Please use this identifier to cite or link to this item:
Title: Fracture toughness testing using photogrammetry and digital image correlation
Authors: Hao Kan, Wen
Albino, Carlos 
Dias-da-Costa, Daniel
Dolman, Kevin
Lucey, Timothy
Tang, Xinhu
Cairney, Julie
Proust, Gwénaëlle
Keywords: Digital image correlation (DIC); Photogrammetry; Metal matrix composite; High chromium white cast iron; Fracture toughness
Issue Date: 2018
Publisher: Elsevier
Project: The authors wish to acknowledge the financial support of this work by the Australian government’s Australian Postgraduate Awards scheme and by the Australian Research Council (ARC Linkage Project LP130100111 - Wear-resistant alloys for the mining industry) in collaboration with Weir Minerals Australia Ltd and The University of Sydney. We also acknowledge the facilities, and the scientific and technical assistance, of Microscopy Australia (formerly Australian Microscopy & Microanalysis Research Facility) at the Australian Centre of Microscopy and Microanalysis, The University of Sydney. D. Dias-da-Costa would like to acknowledge the support from the Australian Research Council through its Discovery Early Career Researcher Award (DE150101703) and from the Faculty of Engineering & Information Technologies,The University of Sydney, under the Faculty Research Cluster Program. C. Albino and D. Dias-da-Costa would like to extend their acknowledgements to FEDER through the Competitivity Factors Operational Programme (COMPETE) and to the Foundation for Science and Technology (FCT) within grant POCI-01-0145-FEDER-007633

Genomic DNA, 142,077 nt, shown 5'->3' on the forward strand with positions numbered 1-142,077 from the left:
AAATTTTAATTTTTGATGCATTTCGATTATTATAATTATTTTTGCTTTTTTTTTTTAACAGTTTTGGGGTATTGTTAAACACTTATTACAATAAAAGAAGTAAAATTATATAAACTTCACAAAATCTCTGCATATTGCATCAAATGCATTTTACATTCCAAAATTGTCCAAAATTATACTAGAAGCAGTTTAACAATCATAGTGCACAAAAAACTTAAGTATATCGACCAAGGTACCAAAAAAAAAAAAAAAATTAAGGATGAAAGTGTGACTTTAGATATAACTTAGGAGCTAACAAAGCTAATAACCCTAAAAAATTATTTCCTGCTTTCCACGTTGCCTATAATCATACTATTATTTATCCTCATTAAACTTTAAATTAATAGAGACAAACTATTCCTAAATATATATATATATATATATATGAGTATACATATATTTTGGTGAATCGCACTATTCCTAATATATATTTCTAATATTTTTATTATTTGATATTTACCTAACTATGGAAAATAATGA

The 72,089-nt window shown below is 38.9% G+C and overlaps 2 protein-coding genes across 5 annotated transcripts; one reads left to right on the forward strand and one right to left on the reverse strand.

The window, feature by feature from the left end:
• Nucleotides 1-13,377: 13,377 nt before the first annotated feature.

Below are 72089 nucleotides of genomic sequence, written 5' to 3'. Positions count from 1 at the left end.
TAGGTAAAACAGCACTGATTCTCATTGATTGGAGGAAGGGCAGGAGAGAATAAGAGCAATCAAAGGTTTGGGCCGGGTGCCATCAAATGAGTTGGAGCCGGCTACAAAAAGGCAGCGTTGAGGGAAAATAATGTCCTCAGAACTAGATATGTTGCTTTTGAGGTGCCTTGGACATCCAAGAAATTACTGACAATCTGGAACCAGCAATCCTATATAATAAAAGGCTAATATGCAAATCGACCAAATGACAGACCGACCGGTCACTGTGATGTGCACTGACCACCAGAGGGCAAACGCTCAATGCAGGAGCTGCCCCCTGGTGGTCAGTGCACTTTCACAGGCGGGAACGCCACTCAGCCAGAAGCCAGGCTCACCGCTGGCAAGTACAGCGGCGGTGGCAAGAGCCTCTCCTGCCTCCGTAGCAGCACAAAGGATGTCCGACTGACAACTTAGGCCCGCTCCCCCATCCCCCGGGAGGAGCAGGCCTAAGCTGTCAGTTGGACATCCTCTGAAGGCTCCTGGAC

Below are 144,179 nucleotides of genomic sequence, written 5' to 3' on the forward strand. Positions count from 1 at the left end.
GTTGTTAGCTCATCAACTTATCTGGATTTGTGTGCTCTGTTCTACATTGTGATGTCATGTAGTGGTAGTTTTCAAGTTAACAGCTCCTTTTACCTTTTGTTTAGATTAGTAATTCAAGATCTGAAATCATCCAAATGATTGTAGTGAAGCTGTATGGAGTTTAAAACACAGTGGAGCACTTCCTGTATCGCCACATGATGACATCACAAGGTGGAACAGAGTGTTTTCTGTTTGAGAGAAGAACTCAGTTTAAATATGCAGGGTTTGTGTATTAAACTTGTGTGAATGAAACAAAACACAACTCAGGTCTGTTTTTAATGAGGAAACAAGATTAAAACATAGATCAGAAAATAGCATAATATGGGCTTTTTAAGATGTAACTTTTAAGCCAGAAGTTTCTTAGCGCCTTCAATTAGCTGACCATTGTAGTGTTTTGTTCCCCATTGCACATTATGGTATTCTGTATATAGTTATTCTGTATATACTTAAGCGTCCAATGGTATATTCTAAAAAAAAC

Serial title, monograph or event: MethodsX
Volume: 5
Abstract: Digital image correlation (DIC) is an optical technique commonly used for measuring displacement fields by tracking artificially applied random speckle patterns, which can sometimes be a problem for tracking small-scale displacements. DIC is particularly useful for tracking the crack mouth opening displacement (CMOD) of a notched metallic specimen subjected to three-point bending for fracture toughness determination because the edges of the notch provide the required textural features for DIC without the need for speckle patterns. This simplifies the set-up process as the specimen and stage geometries do not need to account for the placement of a strain gauge. To enhance the accuracy of DIC, this study then successfully downscaled a photogrammetry technique commonly used to track crack propagation in large scale concrete tests so that the pixel coordinates of the captured images can be automatically related to their real-world coordinates, allowing for small scale displacements to be accurately tracked.
ISSN: 2215-0161
DOI: 10.1016/j.mex.2018.09.012
Rights: openAccess
Appears in Collections:I&D ISISE - Artigos em Revistas Internacionais

Files in This Item:
Show full item record


checked on Apr 15, 2024


checked on Apr 2, 2024

Page view(s)

checked on Apr 17, 2024


checked on Apr 17, 2024

Google ScholarTM




This item is licensed under a Creative Commons License Creative Commons